Back to machine learning. I mentioned you would eventually need to take a more rigorous, theoretical course on machine learning. This course the same as the on-campus CalTech course taught by Professor Abu-Mostafa. From the first lecture, it is obvious how much care and thought the professor has put into choosing exactly what to teach and how to teach it.
The course begins, appropriately, by answering the question “Is Learning Feasible?” This question is fundamental to what we are trying to accomplish with machine learning. It is important at some point to address this question head-on. Then, to quote from the course text, “From over a decade of teaching this material, we have distilled what we believe to be the core topics that every student of the subject should know.” The course doesn’t try to cover every learning algorithm or recipe. But rather Professor Abu-Mostafa has carefully chosen what to teach with a clear purpose. When the course ends you are prepared to go off in many directions with a solid foundation.
The course does an in-depth treatment of linear and logistic regression, support vector machines (SVM), neural networks, and clustering. Take the time to read the e-Chapters from the book, they are all very important. Complete the exercises, and take the time to understand the EM algorithm derivation.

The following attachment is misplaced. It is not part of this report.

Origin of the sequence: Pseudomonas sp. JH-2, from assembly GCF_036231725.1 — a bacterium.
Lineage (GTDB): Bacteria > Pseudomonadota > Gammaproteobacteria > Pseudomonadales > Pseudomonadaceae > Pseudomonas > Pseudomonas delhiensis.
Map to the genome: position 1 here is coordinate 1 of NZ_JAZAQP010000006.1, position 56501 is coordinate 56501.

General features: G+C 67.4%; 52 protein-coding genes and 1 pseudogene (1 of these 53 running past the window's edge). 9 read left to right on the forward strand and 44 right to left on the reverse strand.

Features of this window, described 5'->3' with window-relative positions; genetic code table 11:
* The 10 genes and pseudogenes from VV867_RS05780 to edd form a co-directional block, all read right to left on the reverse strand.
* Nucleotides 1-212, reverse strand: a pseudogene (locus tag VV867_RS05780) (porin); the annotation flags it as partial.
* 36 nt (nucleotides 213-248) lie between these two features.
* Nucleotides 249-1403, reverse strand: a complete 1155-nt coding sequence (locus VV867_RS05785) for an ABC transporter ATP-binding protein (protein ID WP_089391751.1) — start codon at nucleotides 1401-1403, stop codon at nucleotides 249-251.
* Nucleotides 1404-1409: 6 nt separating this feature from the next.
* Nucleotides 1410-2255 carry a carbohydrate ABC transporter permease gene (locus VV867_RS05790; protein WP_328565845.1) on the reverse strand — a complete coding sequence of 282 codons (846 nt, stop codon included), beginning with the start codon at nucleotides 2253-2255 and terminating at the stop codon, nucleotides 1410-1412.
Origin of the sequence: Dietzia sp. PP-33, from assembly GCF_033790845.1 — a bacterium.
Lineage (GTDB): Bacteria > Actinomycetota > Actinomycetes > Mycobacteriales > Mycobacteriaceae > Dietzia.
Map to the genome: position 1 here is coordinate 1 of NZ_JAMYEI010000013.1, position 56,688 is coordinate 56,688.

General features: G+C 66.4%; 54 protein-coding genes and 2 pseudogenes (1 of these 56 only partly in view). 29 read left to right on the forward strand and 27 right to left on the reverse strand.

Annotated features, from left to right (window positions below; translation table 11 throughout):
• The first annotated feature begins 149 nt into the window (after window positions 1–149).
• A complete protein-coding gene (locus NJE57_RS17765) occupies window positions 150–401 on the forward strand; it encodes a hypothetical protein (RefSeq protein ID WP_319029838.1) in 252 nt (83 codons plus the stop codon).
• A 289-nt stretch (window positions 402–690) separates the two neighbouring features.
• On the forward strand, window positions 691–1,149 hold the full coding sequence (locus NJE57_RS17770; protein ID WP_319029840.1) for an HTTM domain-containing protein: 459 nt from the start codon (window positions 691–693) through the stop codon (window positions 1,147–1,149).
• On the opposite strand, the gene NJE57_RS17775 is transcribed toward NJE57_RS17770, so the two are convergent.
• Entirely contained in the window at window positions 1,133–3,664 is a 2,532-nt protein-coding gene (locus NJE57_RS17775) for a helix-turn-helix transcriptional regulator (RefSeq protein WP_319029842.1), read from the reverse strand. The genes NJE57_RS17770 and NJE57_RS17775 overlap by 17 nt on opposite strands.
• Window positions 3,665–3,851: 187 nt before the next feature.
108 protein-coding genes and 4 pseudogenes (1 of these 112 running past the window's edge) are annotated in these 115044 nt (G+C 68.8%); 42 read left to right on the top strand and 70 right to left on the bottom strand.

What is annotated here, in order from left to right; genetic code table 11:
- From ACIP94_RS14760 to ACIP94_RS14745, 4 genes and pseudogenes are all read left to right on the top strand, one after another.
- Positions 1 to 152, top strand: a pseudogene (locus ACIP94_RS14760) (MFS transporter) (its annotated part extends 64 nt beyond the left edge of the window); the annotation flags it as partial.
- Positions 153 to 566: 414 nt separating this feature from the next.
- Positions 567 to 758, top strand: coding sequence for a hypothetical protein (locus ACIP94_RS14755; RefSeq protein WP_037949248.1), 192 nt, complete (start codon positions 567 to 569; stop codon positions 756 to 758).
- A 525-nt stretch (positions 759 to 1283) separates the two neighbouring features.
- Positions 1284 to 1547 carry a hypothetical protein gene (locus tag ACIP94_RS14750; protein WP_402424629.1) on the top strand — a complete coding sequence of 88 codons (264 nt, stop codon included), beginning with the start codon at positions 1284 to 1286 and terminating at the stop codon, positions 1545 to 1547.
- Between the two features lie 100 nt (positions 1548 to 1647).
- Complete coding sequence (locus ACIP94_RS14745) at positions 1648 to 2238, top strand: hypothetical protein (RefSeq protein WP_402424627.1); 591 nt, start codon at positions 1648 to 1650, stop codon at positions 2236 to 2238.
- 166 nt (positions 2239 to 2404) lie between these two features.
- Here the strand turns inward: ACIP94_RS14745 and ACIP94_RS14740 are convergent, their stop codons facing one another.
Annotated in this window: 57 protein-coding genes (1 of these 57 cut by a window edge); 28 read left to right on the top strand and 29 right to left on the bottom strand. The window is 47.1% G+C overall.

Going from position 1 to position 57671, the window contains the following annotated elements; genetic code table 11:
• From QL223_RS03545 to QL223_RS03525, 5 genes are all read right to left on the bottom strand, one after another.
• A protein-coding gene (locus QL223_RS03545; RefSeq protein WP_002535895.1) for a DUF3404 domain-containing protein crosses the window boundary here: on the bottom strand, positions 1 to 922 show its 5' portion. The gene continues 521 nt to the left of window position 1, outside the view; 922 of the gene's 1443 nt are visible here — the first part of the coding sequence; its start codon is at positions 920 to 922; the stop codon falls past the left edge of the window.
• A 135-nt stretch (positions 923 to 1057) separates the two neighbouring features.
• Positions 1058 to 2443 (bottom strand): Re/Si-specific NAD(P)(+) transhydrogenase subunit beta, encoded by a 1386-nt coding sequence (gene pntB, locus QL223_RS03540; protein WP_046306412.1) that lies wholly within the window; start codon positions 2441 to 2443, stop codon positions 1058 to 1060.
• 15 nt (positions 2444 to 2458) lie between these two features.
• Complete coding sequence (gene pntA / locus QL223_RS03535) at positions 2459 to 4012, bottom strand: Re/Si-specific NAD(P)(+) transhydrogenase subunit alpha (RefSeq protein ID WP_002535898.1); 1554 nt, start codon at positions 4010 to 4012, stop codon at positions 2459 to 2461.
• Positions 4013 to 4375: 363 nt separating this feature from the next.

* I will mention a 2nd option. Professor Ng’s full CS229 course is available through Stanford Engineering Everywhere. This includes all the assignments and actual on-campus lectures. I have no doubt this course is excellent.
Information Theory, Inference and Learning Algorithms (University of Cambridge)
This course by Professor David MacKay is a gem. I was saddened to find out that Professor MacKay has passed away - much too early. The course consists of the recorded lectures and the accompanying text. It is an advanced course and builds nicely on everything you have learned so far. With this course, you begin to set yourself apart from the crowd.
Professor Mackay takes a unique and inspired approach to teaching machine learning. He begins with a review of probability, entropy, inference and information theory. Chapter 4 closes with a beautiful treatment of Shannon’s Source Coding Theorem. Work every problem presented by the cartoon rat! This will cement several topics you have learned so far.
After Chapter 4, you can proceed directly to Chapters 19-46. These are short, beautifully written chapters. Each is only 12-14 pages including the exercises and solutions. Do all the exercises that have solutions. Note: Not all of these chapters have corresponding lecture videos.
Here are a few things you will understand deeply after completing this course:
- Bayesian model comparison and the Occam factor